Acute iliac adenitis, or inflammation in the iliac lymph glands, presents a clinical picture which is not as uncommon as its lack of recognition would indicate. The disease usually occurs in children or in young adults. It is characterized by a history of cutaneous infection or of trauma of the lower extremity or abdomen which precedes by two or three weeks the appearance of a large, hard, tender, fixed mass in the iliac fossa. There are pain, fever, leukocytosis and spasm of the psoas muscle producing flexion deformity of the thigh.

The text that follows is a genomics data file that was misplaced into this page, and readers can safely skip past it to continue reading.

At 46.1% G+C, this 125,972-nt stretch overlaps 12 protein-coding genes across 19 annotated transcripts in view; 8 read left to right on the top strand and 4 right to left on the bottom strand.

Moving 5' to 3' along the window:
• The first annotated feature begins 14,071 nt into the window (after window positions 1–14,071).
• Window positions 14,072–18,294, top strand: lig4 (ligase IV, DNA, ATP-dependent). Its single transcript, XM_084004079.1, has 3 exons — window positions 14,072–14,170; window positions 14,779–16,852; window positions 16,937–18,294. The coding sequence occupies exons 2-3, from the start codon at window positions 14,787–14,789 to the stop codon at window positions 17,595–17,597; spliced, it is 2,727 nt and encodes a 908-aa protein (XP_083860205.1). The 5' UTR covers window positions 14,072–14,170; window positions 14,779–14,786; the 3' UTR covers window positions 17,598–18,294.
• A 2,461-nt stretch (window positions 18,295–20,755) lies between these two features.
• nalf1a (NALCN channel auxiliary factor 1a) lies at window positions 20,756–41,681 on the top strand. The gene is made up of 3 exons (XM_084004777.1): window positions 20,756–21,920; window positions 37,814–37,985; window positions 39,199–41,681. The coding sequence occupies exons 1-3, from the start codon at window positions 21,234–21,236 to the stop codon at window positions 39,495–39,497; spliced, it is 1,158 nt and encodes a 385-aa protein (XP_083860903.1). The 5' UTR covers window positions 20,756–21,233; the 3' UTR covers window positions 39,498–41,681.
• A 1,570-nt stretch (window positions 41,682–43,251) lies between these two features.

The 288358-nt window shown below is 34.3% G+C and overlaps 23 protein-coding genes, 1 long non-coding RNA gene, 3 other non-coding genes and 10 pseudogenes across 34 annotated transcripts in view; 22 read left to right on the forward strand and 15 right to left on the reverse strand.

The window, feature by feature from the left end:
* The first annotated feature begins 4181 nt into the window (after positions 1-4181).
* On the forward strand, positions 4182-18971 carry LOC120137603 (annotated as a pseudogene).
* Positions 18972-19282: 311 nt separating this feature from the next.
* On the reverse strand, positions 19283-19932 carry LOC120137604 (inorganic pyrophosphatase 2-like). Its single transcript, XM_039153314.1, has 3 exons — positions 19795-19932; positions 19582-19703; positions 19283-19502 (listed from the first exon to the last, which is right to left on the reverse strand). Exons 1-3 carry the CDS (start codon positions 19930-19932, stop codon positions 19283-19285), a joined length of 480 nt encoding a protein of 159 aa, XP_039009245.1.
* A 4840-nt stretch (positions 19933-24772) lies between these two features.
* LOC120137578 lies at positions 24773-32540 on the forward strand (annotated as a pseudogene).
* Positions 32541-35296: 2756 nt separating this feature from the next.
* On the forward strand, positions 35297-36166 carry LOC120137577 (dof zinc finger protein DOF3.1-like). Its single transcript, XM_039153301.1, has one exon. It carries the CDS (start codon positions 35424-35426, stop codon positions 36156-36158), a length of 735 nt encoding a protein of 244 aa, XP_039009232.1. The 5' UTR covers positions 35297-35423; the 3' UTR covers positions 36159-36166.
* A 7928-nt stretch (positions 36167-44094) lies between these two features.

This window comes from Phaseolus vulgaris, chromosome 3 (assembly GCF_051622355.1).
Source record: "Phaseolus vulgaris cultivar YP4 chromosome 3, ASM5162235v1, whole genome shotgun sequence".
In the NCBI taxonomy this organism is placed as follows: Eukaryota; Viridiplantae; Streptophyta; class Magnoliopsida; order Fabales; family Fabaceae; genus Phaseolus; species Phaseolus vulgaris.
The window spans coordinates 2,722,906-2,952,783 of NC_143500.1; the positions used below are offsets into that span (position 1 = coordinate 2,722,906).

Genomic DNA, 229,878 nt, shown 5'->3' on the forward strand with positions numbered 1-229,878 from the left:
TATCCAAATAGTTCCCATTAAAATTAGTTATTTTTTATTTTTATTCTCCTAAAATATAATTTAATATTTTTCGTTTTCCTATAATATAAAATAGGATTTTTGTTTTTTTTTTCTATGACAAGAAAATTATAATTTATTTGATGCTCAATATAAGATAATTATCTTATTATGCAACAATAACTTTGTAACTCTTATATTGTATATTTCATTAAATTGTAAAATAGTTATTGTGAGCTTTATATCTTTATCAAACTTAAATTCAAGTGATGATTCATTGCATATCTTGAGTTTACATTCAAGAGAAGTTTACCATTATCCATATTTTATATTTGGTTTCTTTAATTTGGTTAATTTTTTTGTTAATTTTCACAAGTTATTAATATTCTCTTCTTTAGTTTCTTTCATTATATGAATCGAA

The purpose of this study is (1) to review the scanty literature, (2) to present the report of a series of 18 cases and (3) to give a clear and comprehensive description of this seldom correctly diagnosed clinical entity.
REVIEW OF THE LITERATURE
Abrille1 in 1854 reported 8 cases of suppuration in the retroperitoneal tissues. At that time
IRWIN FG. ACUTE ILIAC ADENITIS: REPORT OF EIGHTEEN CASES. Arch Surg. 1938;36(4):561–570. doi:10.1001/archsurg.1938.01190220003001
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